Using the same screen I am going to display a PDF file. Displays fine however because the hight of the screen is smaller than A4 so I have to use the scroll wheel of my mouse to view it fully although I can shrink it to fit keeping perspective. The same is also true for web page and since I use tabs I can have multiple webpages on the same web window. This really begs the question "Is this a problem?" and if so "Why"?

I have posted before on what I consider stupid articles that try to show (IMHO poorly) that Portrait is better then Landscape. The choice depends on what your requirements are however in the majority of cases Landscape on a reasonable sized display is a compromise but it is normally is the best of all worlds. Sure when displaying full sized A4 you will have some "real estate" that is not used up but again is this such a big deal?

Having made my rant I still will state that a Landscape monitor is better than a Portrait monitor providing the criteria I mentioned before is met.

Comment: Re:What if I want to KickStart a Desktop machine? (Score 1) 106

by donaldm (#48564905) Attached to: Fedora 21 Released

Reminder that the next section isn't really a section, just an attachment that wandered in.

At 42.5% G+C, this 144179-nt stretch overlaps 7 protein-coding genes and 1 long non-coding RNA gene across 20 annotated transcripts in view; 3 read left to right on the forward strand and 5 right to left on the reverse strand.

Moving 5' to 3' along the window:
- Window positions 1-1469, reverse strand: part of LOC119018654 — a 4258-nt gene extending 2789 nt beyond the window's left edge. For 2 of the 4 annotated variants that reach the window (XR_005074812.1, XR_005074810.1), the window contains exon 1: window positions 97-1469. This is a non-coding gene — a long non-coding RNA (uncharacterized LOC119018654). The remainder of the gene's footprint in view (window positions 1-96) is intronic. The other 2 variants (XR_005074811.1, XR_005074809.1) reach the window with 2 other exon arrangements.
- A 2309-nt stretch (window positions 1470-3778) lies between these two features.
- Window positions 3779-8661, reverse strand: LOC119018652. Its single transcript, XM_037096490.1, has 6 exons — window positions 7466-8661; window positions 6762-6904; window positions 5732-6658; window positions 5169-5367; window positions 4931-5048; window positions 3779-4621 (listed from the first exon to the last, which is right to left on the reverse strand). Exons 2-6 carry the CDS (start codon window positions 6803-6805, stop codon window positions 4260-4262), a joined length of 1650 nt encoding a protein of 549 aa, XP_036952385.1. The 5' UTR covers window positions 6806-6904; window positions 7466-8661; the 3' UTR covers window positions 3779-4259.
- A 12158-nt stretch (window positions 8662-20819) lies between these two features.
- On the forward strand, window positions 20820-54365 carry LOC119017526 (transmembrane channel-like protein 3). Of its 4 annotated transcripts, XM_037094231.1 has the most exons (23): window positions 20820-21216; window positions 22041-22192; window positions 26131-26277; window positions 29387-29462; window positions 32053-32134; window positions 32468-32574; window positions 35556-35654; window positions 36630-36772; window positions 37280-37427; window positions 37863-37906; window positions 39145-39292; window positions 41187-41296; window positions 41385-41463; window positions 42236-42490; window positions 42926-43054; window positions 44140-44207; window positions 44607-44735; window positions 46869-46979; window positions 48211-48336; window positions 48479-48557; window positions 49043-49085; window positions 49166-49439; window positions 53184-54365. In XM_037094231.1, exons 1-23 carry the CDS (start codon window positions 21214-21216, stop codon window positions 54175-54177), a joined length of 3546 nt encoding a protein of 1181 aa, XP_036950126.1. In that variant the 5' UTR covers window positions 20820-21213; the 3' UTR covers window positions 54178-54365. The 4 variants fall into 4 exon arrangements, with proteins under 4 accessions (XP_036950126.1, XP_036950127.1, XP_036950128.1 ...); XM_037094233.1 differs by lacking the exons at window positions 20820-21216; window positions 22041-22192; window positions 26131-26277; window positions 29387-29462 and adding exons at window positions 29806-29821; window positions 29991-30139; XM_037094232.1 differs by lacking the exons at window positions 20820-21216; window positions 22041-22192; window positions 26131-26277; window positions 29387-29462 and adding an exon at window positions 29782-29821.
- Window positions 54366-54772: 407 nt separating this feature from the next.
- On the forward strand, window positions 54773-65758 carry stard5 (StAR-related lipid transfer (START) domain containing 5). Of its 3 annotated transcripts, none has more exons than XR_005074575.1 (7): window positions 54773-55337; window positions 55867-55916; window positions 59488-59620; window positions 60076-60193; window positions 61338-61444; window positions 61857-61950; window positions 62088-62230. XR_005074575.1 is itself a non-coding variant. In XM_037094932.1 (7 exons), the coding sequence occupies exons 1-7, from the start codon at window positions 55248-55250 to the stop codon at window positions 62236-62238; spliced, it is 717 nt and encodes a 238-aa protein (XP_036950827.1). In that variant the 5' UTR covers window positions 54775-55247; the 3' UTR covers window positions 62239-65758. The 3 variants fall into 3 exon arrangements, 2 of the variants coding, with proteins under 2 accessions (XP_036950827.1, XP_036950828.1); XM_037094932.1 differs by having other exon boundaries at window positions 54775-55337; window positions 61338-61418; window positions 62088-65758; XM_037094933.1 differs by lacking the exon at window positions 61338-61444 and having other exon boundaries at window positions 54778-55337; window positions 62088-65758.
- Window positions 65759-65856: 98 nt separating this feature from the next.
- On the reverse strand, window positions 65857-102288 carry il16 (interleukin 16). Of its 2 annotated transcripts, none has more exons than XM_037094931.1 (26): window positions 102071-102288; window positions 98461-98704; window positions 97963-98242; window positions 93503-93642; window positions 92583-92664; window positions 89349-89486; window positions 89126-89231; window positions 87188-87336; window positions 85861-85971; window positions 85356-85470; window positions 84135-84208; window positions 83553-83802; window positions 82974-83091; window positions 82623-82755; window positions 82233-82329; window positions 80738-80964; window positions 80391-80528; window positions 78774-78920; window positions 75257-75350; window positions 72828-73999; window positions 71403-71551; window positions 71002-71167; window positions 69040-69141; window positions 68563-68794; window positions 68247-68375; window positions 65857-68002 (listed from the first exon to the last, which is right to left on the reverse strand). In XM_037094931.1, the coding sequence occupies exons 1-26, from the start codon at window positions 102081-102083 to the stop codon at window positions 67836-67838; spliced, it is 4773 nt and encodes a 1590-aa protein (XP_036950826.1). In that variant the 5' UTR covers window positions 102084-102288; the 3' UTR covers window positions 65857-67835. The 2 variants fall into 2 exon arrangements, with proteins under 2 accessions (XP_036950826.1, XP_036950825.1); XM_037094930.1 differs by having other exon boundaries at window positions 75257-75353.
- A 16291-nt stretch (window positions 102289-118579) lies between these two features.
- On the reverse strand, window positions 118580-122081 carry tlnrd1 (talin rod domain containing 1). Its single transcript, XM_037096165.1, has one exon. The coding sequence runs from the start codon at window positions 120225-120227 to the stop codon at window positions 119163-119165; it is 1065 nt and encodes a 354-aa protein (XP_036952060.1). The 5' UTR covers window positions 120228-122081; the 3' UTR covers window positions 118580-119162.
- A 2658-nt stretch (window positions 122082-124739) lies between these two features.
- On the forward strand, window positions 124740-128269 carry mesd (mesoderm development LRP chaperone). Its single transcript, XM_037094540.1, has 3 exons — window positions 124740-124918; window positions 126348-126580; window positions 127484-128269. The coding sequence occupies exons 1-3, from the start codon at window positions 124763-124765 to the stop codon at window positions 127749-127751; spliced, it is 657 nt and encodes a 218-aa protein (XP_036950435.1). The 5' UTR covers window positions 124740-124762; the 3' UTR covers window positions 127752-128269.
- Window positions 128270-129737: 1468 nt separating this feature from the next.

Why did you get rid of the "Everything" DVD image that Fedora 20 had?

The Desktop version of 21 is a live image. The Server version of 21 has no GUI.

What if I want to KickStart a Desktop machine and don't want it to be a live image?

Yes that is originally what I thought but once i selected the KDE spin and installed it along with the software I wanted I actually ended up with approx 4.1GB in "/" which is a huge reduction from my Fedora 20 DVD installation of 9GB. In addition it took me only about 90 minutes to actually download the "spin", create a bootable USB stick, install, customise, add additional software and update.

Fedora 20 actually took over 4 hours to do the same thing but without a reasonable speed network you would be have a minimal installation from the Live install. At least with the full DVD you can install allot more software although you would still need to update it at some stage..

Not sure how you would KickStart a Desktop machine although you could possible make a repo machine that contains the Fedora 21 packages which you could KickStart off. I actually have done this with Redhat servers so it should be similar with desktops.

FORTUNE'S FUN FACTS TO KNOW AND TELL: A guinea pig is not from Guinea but a rodent from South America.